Also, I love your hippie tree. We did something similar for a few years and I so missed a tree. I talked about it way too much. Way too much. Eventually our friends who own 40 acres of dense forest that they want thinned asked us to come get a tree. I practically ran out the door without shoes. Anyway, hope you’ll post pics of your conifer celebration. I imagine you aren’t as ridiculously twitchy about a tree. xo

  13. December 1, 2011

    “Somehow it seems more important than ever—now that the kids are old enough to take notice—that Dan and I follow our passions, that we show our kids what we love, even if just to model the worthiness of falling head over heels in love with something.”

    exactly. xoxo
    (yes i’m just using the comment space to quote you! haha.)

  14. December 1, 2011

    “Somehow it seems more important than ever—now that the kids are old enough to take notice—that Dan and I follow our passions, that we show our kids what we love, even if just to model the worthiness of falling head over heels in love with something.”

    exactly. xoxo
    (yes i’m just using the comment space to quote you! haha.)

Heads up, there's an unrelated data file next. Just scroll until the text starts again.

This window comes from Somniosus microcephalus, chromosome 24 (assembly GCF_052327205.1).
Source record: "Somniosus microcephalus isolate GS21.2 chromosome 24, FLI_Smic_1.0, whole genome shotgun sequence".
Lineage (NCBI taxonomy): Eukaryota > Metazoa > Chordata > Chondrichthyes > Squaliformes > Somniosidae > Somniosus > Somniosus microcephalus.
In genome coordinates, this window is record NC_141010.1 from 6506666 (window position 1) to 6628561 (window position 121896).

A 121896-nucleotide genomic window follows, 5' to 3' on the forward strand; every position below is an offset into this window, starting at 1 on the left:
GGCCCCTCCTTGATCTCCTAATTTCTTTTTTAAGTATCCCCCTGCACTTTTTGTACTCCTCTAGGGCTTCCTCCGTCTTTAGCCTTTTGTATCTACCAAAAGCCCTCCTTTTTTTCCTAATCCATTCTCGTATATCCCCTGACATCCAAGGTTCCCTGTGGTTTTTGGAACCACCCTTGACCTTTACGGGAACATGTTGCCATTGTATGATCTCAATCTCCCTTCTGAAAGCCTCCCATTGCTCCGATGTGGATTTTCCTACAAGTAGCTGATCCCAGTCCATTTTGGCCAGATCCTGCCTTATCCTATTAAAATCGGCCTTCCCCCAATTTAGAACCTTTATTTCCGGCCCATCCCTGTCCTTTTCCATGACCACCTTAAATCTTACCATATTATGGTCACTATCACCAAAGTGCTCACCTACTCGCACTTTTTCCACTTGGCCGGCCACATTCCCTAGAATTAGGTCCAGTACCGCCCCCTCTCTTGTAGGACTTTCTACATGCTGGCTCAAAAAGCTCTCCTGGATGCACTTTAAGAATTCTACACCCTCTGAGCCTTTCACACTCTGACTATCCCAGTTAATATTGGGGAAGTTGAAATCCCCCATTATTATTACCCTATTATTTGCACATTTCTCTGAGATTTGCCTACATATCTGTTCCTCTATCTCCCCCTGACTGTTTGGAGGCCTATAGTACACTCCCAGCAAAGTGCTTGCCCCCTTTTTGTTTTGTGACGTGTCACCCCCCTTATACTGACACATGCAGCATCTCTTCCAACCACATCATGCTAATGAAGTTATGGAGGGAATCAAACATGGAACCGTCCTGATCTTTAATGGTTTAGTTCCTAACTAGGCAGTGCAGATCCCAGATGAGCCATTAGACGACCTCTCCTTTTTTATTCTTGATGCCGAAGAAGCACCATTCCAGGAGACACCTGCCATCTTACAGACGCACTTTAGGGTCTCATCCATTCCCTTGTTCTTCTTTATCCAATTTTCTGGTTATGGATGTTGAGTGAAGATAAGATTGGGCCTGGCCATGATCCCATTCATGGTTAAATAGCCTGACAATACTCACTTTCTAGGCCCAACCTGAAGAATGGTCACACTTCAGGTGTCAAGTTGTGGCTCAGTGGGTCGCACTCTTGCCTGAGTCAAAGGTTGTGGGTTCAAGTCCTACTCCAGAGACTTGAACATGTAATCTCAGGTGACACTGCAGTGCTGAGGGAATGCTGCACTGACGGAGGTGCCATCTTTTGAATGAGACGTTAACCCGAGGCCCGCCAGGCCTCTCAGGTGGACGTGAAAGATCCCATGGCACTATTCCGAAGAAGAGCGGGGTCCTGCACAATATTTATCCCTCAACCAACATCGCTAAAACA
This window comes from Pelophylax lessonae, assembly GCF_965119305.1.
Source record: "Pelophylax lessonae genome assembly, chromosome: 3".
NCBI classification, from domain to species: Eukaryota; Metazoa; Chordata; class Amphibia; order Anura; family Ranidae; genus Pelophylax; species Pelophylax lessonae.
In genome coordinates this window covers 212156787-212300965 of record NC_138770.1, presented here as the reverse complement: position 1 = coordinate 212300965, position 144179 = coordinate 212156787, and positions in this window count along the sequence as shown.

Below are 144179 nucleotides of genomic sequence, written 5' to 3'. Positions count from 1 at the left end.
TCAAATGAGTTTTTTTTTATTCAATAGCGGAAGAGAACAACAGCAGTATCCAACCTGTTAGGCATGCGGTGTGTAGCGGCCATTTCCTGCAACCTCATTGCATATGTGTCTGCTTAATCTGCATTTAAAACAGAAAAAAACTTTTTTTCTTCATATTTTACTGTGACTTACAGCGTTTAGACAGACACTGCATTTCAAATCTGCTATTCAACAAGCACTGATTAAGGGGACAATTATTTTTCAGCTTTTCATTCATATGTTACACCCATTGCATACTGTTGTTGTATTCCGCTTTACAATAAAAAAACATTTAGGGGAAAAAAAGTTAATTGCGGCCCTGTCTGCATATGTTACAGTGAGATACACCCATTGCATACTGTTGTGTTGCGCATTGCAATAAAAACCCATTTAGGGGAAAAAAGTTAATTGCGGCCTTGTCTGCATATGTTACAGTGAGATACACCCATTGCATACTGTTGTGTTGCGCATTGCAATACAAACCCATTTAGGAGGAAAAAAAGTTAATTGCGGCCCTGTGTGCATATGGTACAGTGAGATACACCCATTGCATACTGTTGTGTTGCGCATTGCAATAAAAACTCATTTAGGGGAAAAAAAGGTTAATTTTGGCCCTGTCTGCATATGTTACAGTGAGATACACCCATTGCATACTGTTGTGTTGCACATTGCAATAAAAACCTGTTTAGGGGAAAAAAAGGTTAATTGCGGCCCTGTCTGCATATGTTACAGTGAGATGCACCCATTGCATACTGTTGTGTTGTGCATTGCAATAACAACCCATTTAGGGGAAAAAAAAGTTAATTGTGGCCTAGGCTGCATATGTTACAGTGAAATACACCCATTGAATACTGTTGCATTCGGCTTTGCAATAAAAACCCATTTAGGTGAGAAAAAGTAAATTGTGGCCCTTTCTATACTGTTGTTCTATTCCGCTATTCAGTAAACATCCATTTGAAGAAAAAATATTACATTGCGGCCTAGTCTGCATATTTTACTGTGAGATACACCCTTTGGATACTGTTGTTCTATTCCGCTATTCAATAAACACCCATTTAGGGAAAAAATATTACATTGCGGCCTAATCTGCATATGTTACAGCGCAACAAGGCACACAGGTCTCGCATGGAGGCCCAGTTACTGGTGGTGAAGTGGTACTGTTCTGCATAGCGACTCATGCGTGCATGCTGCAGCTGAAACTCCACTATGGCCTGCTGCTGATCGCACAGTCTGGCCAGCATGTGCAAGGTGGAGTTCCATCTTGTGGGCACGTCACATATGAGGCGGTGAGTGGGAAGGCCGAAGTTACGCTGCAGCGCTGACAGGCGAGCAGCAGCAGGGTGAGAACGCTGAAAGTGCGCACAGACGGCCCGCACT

15. December 1, 2011

    totally with you on the space thing. someone once told me that all the space research paid off in benefits back home, and when I asked what, he suggested, “Teflon.” um. no.

  16. December 1, 2011

    totally with you on the space thing. someone once told me that all the space research paid off in benefits back home, and when I asked what, he suggested, “Teflon.” um. no.

  17. December 1, 2011

    “The scrim of nostalgia…” I am in it deep here too. What great imagery!

    Lovely post, as always.

    Jaim

  18. December 1, 2011

    “The scrim of nostalgia…” I am in it deep here too. What great imagery!

    Lovely post, as always.

    Jaim

  19. December 2, 2011

    That is by far the most awesome tree/wreath idea I think I have ever heard. Like someone else said already, I’d love to see photos!

    I love your thoughts on the sharing of passions. You are forever helping me look forward to the next stages in my parenting, hopefully while keeping both feet firmly planted in the present.

  20. December 2, 2011

    That is by far the most awesome tree/wreath idea I think I have ever heard. Like someone else said already, I’d love to see photos!

    I love your thoughts on the sharing of passions. You are forever helping me look forward to the next stages in my parenting, hopefully while keeping both feet firmly planted in the present.

  21. December 2, 2011